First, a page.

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Wade: Police have vendetta

Posted on Tuesday, February 19, 2013 at 1:26 pm

String of witnesses called in double-murder trial


Staff Writer


Accused murderer Marcus Wade said Monday he feels prosecutors have failed to prove their case against him in his double murder trial currently underway in Coffee County Circuit Court.

Marcus Wade

Wade is accused of murdering Ricky Elliott, 50, of Estill Springs, and Timothy Wayne Gill, 34, of Winchester, in October 2010 in a room at the Quality Inn motel on North Jackson Street.

Wade told The Tullahoma News that he felt prosecutors have “for the most part used trickery” in the case.

He said that he felt that the case originated from what he called a vendetta against him.

“Winchester Police Chief Dennis Young and (FBI agent) Richard Poff are upset that the case against me in federal court was dismissed,” Wade said.

He also said that he felt that federal and state inmates who testified against him did so to get a better sentence on their prison terms.

“The testimony just shows fabrication on the part of those witnesses and the police,” Wade said. “They haven’t proven their case against me.”

Those statements came after Terry Whitaker, currently serving a 15-year sentence in a McCreary, Ky. federal prison, testified about statements made when he and Wade were housed together in Bradley County awaiting federal sentencing.

Whitaker testified that Wade told him about shooting Elliott and Gill in the motel.

“He said that he did it for a family member,” Whitaker said, in reference to Wade’s nephew, who was caught in a drug sting in Franklin County, allegedly through the work of Elliott working with police.

Also on Monday, Shannon Pentecost, who is currently serving 15 years and eight months in a federal prison in Arkansas on crack cocaine charges, testified that Wade talked with him a few days after the shootings, and that he said that “he killed the two of them.”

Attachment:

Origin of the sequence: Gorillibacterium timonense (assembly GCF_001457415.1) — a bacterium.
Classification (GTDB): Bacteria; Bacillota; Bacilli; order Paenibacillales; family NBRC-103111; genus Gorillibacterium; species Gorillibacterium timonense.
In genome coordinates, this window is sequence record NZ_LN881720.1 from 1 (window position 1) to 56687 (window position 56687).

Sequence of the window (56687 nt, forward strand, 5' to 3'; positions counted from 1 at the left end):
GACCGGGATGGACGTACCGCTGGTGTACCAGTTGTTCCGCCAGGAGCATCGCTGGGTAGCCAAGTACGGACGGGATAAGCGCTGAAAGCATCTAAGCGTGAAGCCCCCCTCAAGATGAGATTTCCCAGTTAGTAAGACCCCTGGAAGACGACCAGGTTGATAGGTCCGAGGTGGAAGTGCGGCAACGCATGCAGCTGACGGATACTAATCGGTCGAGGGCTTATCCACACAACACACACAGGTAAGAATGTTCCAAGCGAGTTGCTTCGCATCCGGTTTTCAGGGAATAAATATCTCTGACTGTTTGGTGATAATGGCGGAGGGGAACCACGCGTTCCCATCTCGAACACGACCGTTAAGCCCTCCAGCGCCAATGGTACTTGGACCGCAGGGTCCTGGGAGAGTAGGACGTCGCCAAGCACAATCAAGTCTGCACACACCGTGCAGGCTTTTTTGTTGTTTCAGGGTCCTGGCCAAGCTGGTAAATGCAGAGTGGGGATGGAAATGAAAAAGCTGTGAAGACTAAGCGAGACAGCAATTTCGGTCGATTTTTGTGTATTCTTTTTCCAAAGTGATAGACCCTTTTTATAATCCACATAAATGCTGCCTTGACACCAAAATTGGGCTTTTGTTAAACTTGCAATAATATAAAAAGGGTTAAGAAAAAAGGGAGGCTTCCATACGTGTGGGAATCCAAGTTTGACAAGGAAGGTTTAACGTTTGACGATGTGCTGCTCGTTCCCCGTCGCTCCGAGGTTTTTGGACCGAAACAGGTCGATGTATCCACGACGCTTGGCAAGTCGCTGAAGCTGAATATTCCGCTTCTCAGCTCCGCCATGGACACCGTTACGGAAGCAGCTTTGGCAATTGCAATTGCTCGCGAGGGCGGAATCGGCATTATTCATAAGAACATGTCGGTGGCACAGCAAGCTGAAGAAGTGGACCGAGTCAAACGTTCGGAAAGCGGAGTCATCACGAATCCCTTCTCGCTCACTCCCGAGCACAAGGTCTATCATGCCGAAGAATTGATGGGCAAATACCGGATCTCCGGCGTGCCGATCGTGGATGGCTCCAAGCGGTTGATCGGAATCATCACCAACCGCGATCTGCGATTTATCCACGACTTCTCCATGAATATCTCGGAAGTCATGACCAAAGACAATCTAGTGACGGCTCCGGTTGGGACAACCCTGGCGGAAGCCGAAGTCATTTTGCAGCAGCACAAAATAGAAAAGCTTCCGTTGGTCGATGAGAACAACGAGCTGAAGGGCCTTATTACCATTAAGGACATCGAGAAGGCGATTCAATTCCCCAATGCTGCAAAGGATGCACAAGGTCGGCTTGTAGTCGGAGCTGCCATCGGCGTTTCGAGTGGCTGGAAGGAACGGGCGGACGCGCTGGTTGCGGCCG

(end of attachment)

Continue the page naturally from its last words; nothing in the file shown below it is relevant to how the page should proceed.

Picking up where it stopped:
Pentecost stated that Wade told him that he should have had Tamica Jones killed, as well. Jones had testified earlier in the trial that she was with Wade on the night of the murders.

Defense attorney Bobby Carter asked Pentecost and Whitaker if they had been promised a lighter sentence for testifying against his client, but both denied that they had. They both testified that they had met with members of the district attorney’s office to discuss their testimony.

Prosecutors also presented Casey Tarrant, who is currently serving an eight-year sentence in the Turney Center in Hickman County for possession of marijuana, who told Assistant District Attorney Jason Ponder that he saw Wade on Oct. 29, 2010 (the date that prosecutors think that Elliott and Gill were murdered) and that he said that everything was going to be okay for his nephew’s possible prison term.

“Then the next night I saw on the TV news where they were killed,” Tarrant testified.

Tarrant told Carter that he and Wade’s nephew were caught in a drug sting that used Elliott and Gill to make buys of illegal drugs.


Both victims died of single shot to head

Dr. Sandra Thomas, who works for the State Medical Examiner’s Office, took the witness stand Monday morning and detailed the autopsies performed on Elliott and Gill.